For Rebekah Cohen Morris, speaking often about issues is a way to shine a light on problems and seek solutions. Even so, she said going outside official district channels was a last resort.
“The issues teachers and students faced — and still face — in DeKalb were not things I could ignore,” said Morris, who returned to Gwinnett County Schools last fall after several years teaching for DeKalb Schools, which she left in 2017. “I went through the chain of command multiple times before deciding to “tweet” about something, speak to the press, or speak before the (school board). I tried to work with parents in the district to raise their concerns. I sent emails and had multiple meetings with my local school principal, assistant principals, school technology coordinators, etc.
“When none of these avenues seemed to work, I decided the issues were just too important and that this was negatively impacting kids’ achievement with every day that passed without action.”
She said, “I decided that if speaking up meant I didn’t get promoted — or that I would eventually face retaliation — it was worth it because kids and teachers deserve well-functioning, safe, and successful schools. I felt that it was morally wrong to sit by and let months of inaction pass, when I knew there was something more that I could do.”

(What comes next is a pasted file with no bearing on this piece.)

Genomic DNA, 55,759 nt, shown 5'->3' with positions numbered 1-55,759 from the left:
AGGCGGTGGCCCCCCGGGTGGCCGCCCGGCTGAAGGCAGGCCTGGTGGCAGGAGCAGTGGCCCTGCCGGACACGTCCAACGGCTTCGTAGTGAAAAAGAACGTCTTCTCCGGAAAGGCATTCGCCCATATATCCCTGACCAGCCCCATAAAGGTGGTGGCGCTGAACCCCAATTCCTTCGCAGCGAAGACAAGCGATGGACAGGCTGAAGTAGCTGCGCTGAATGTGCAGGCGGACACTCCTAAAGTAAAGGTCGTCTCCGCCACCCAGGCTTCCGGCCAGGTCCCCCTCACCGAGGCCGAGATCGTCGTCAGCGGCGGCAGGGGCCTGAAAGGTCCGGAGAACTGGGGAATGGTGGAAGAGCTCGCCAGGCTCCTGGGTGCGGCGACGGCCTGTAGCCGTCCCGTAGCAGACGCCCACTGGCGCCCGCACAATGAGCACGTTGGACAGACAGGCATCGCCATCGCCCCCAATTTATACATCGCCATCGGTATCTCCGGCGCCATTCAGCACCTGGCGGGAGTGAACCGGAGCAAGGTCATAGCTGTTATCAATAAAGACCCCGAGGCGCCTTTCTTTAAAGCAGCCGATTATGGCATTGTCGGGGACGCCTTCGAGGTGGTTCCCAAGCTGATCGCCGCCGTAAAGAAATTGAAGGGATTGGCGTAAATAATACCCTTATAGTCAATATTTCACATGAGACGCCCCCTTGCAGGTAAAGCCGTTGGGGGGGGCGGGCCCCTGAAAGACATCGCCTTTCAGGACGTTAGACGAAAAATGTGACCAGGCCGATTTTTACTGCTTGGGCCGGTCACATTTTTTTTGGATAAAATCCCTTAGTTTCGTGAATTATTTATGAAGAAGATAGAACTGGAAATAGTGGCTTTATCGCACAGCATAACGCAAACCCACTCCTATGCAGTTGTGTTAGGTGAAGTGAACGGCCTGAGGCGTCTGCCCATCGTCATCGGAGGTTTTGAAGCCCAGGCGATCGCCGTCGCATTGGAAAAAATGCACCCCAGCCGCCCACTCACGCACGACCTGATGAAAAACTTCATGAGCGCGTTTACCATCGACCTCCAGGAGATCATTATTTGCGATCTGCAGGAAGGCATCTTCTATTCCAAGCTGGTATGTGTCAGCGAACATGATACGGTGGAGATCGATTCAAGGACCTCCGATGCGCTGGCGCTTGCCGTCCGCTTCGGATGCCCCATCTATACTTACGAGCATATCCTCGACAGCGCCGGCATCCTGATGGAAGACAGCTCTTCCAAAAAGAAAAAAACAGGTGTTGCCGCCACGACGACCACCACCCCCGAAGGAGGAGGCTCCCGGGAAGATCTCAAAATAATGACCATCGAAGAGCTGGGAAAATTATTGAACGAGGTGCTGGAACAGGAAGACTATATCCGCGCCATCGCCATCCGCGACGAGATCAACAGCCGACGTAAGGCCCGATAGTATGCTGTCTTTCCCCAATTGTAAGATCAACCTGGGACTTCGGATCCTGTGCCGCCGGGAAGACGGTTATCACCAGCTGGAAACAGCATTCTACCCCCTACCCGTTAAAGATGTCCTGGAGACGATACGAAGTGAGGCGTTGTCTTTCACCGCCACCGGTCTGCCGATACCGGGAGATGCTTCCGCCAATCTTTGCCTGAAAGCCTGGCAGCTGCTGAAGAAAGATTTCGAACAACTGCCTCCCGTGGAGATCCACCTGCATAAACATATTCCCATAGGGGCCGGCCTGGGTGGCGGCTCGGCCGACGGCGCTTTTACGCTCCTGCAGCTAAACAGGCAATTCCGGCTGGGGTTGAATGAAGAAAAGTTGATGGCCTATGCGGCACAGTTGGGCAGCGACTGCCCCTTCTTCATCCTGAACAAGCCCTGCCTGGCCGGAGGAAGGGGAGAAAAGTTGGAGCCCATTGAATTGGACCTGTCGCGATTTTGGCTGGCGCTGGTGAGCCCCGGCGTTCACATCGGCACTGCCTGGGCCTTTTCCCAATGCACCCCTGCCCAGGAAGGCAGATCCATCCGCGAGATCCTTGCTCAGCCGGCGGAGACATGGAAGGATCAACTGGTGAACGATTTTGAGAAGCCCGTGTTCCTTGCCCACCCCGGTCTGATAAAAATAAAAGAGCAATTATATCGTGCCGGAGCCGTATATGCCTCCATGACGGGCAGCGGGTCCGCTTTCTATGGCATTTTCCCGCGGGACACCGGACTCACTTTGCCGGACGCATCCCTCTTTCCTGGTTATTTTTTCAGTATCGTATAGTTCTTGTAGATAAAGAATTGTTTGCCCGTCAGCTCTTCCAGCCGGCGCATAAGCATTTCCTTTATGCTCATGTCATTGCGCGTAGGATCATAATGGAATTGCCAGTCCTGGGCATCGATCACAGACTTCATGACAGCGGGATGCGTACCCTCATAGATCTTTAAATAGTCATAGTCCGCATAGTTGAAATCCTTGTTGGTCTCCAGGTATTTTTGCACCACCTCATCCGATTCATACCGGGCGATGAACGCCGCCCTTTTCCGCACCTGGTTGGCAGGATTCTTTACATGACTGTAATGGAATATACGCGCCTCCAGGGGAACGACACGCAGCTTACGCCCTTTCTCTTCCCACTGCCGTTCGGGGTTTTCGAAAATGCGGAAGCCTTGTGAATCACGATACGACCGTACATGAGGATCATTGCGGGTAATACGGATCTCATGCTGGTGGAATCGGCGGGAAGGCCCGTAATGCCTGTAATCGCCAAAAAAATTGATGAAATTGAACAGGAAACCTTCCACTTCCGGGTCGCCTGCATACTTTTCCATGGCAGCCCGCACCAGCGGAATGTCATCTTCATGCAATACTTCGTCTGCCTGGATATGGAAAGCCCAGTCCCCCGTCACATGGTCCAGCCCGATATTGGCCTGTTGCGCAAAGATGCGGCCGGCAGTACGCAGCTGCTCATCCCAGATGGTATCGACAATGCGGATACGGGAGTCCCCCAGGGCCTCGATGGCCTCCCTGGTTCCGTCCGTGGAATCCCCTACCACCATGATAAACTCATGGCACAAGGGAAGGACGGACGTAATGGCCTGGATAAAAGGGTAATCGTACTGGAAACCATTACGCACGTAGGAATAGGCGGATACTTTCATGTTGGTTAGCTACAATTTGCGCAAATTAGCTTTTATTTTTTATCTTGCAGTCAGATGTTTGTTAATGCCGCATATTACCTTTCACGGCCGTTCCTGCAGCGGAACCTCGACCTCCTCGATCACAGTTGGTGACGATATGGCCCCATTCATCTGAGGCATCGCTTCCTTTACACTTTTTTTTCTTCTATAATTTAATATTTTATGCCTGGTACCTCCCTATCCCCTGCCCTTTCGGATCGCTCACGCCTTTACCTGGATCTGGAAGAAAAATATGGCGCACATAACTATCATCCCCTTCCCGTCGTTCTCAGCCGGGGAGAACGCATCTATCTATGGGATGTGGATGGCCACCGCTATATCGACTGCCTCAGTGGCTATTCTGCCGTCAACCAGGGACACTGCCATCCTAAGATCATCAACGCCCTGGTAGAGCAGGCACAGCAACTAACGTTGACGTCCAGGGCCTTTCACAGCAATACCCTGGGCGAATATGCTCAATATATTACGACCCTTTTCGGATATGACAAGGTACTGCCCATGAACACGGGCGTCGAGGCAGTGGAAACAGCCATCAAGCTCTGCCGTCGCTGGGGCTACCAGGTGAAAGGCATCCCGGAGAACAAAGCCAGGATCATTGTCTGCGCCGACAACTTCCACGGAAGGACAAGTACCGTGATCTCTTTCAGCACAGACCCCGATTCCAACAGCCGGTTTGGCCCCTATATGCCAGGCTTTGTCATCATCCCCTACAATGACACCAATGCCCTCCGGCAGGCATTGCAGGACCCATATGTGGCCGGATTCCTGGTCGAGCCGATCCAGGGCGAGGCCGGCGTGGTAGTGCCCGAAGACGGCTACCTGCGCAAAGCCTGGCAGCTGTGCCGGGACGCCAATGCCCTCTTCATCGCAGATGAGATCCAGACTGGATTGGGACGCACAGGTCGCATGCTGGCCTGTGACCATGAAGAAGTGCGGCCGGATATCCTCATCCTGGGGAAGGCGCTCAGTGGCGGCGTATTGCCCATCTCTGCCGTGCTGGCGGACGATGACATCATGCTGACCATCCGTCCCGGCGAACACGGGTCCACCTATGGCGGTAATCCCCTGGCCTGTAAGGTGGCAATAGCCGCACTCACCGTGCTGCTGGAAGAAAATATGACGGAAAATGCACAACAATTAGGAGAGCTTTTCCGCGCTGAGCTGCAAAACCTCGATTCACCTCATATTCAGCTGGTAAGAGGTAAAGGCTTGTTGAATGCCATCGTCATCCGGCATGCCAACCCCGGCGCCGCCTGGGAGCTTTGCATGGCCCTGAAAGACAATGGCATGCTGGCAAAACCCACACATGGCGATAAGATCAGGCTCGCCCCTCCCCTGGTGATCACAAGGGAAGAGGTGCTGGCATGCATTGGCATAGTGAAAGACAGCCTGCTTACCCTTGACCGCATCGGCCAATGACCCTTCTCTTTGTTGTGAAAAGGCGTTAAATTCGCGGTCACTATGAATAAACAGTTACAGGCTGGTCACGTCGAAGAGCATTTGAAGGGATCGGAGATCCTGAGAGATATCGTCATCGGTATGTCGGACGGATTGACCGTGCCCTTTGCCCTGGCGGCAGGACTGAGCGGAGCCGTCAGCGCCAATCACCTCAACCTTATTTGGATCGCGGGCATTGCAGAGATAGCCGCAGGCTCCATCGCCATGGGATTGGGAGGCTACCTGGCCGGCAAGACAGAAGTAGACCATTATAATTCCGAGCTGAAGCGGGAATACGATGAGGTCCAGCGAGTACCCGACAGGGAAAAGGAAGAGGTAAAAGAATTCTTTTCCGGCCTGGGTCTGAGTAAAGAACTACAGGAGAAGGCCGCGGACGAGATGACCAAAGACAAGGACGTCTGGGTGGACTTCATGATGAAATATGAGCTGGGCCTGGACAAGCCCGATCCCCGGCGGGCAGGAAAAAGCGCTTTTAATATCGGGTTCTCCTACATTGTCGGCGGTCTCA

This week, Morris posted several dozen photos of maintenance issues at Cary Reynolds and Montclair elementary schools — DeKalb schools — showing missing ceiling tiles, chipped paint, overflowing trash receptacles and trash cans placed under leaks in roofs, catching the falling water.
After speaking for this article, she said "I'm not going to be sick to my stomach all day. I'm going to go teach in my classroom and work with students and try to make small impacts in individual lives. Which really is all that many teachers want to do."
DeKalb County School District teacher Monise Seward said she’s spoken to reporters over the years because she wanted to make sure an accurate narrative was being given.
“I don’t want anyone to be my representative,” said Seward, who teaches at Henderson Middle School. “I don’t trust anyone to deliver my message. It could be tailored to fit the ‘everything’s fine’ narrative. Public education is too steeped in politics and appearances. No one wants to hear the truth.”